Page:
As evidence emerged in state and federal regulatory filings concerning the damage to oil and petrochemical facilities, this issue became depressingly clear. The New York Times reported that when the hurricane hit, “damaged plants released an estimated 4.6 million pounds of airborne emissions [while] at least 14 toxic waste sites were flooded or damaged,” and nearly 100 spills of toxic substances occurred. One “giant plastics plant … released about 1.3 million pounds of excess emissions, including toxic gases like benzene, when it restarted after the storm.”

We know the context, and we have a top candidate to hold accountable for the damage. So who stepped up to fulfill the social obligation of caring for those affected? After the storm passed, the commercial media focused primarily on individual volunteers and teams from the Federal Emergency Management Agency (FEMA). Most volunteers were affiliated with faith-based organizations, though the reporters focused on ready-made media heroes such as the Cajun Navy, which formed during Hurricane Katrina to help stranded people to safety.

At taxpayers’ expense, FEMA supplies food, water, and equipment to affected regions. But USA Today reported that the agency only provided about 20 percent of aid, an amount outmatched by donations and supplies distributed by volunteers working for faith-based organizations. The state is supposed to add the equivalent of about 10 percent of what FEMA spends on relief, but FEMA allows the state to count as part of its own contribution hours of volunteer labor (at $25 per hour that volunteers never see).

The oil and petrochemical companies were not discussed in these stories of individuals and underfunded state and federal agencies enacting their duty of care. Behind the scenes, the corporations took some responsibility for relief aid, primarily through charitable contributions totaling almost $36 million, with further commitments to match employee contributions. Another $10 million was promised though not yet delivered as of this writing.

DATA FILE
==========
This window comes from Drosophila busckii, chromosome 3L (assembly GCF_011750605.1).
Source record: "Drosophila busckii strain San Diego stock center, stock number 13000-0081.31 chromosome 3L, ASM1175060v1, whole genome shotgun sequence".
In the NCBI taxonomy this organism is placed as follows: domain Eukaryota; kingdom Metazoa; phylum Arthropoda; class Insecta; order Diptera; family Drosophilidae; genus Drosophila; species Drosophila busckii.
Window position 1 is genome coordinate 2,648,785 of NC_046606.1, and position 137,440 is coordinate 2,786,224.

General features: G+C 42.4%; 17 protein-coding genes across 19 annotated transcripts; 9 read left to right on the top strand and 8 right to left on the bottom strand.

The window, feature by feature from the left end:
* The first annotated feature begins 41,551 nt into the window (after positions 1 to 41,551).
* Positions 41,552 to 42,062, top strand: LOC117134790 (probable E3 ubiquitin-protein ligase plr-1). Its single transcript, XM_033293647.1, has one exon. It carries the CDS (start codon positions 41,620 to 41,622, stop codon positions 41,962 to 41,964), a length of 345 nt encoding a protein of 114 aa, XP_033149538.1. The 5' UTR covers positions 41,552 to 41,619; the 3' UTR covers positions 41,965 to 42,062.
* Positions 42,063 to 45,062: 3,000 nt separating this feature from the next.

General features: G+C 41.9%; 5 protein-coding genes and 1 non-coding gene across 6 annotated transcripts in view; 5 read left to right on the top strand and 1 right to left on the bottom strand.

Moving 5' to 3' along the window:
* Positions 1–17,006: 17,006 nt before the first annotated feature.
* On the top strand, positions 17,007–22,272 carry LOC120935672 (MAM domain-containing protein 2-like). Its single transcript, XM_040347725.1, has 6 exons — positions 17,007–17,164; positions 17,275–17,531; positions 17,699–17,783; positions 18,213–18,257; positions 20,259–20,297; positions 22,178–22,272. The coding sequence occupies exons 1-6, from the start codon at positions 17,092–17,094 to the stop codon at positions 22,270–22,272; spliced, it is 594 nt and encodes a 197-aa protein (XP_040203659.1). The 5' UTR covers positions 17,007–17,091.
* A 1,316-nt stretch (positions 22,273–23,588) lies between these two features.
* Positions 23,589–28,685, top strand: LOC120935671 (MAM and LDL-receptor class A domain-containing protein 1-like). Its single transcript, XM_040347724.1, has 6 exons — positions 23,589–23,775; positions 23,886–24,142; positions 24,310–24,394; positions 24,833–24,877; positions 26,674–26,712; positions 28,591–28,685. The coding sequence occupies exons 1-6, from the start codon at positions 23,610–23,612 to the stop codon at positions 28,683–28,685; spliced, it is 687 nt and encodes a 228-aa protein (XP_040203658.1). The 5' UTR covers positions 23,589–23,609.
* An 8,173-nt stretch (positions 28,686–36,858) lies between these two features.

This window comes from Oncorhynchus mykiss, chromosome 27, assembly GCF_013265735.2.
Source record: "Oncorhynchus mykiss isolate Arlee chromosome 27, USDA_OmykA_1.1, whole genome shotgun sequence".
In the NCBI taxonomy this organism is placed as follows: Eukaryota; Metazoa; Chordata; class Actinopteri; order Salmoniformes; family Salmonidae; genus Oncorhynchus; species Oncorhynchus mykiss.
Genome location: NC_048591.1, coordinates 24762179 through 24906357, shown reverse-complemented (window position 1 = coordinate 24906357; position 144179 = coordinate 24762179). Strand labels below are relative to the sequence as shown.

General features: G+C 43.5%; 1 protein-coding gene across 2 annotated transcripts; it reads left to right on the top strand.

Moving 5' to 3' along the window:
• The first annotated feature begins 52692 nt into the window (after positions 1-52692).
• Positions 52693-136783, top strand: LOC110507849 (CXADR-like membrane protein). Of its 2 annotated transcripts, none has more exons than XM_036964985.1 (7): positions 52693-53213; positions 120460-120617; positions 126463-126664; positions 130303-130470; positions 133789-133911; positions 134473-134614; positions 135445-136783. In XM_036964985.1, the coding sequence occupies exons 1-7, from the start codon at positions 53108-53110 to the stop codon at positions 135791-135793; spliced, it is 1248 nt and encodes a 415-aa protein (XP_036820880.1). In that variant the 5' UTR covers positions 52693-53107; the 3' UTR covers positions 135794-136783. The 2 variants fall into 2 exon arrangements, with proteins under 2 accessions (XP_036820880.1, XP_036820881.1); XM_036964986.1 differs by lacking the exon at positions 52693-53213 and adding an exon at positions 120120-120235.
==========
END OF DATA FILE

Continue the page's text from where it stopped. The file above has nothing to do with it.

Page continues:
But let’s be clear: We’re talking about the fossil-fuel industry. Think about the following:

The US fossil fuel industries (the ones who must report profits) have posted a collective net income of $6 billion in the first quarter of 2017 on revenue of $211.64 billion (Exxon Mobil alone reported profits of $4 billion in this period).

The US government gave the fossil fuel industry an average of $20 billion in subsidies in 2015 and 2016.

The oil and gas industry spent over $100 million on political contributions and lobbying the federal government in 2016.

Scott Pruitt, head of the Environmental Protection Agency, accepted more than $350,000 in contributions from the fossil-fuel sector between 2002 and 2016.

Texas state senators received about $3.4 million from the oil and gas industry, and representatives about $5.6 million.

The former CEO of Exxon Mobil is the current US Secretary of State.

No wonder that more than 130 non-profit organizations in Texas and around the country are suspicious of the oil and petrochemical industry’s motivations. In a joint statement, they called on government leaders to ensure that none of the relief aid ends up in the accounts of big oil and gas. But how, you might ask, could that happen? Well, Houston’s mayor appointed former Shell CEO Marvin Odum to lead the recovery efforts in Texas.

Once we can see the big picture, it becomes crystal clear that the fossil-fuel industry owes more to the people of Houston. At a minimum, they should pay the cost of long-term recovery from Harvey, now estimated to be between $100 and $180 billion.

Green citizens can learn to act rationally and collectively once they have the full context that explains the issues confronting them. But while many actors operate in the shadows, we lack that information and the power to remake our world.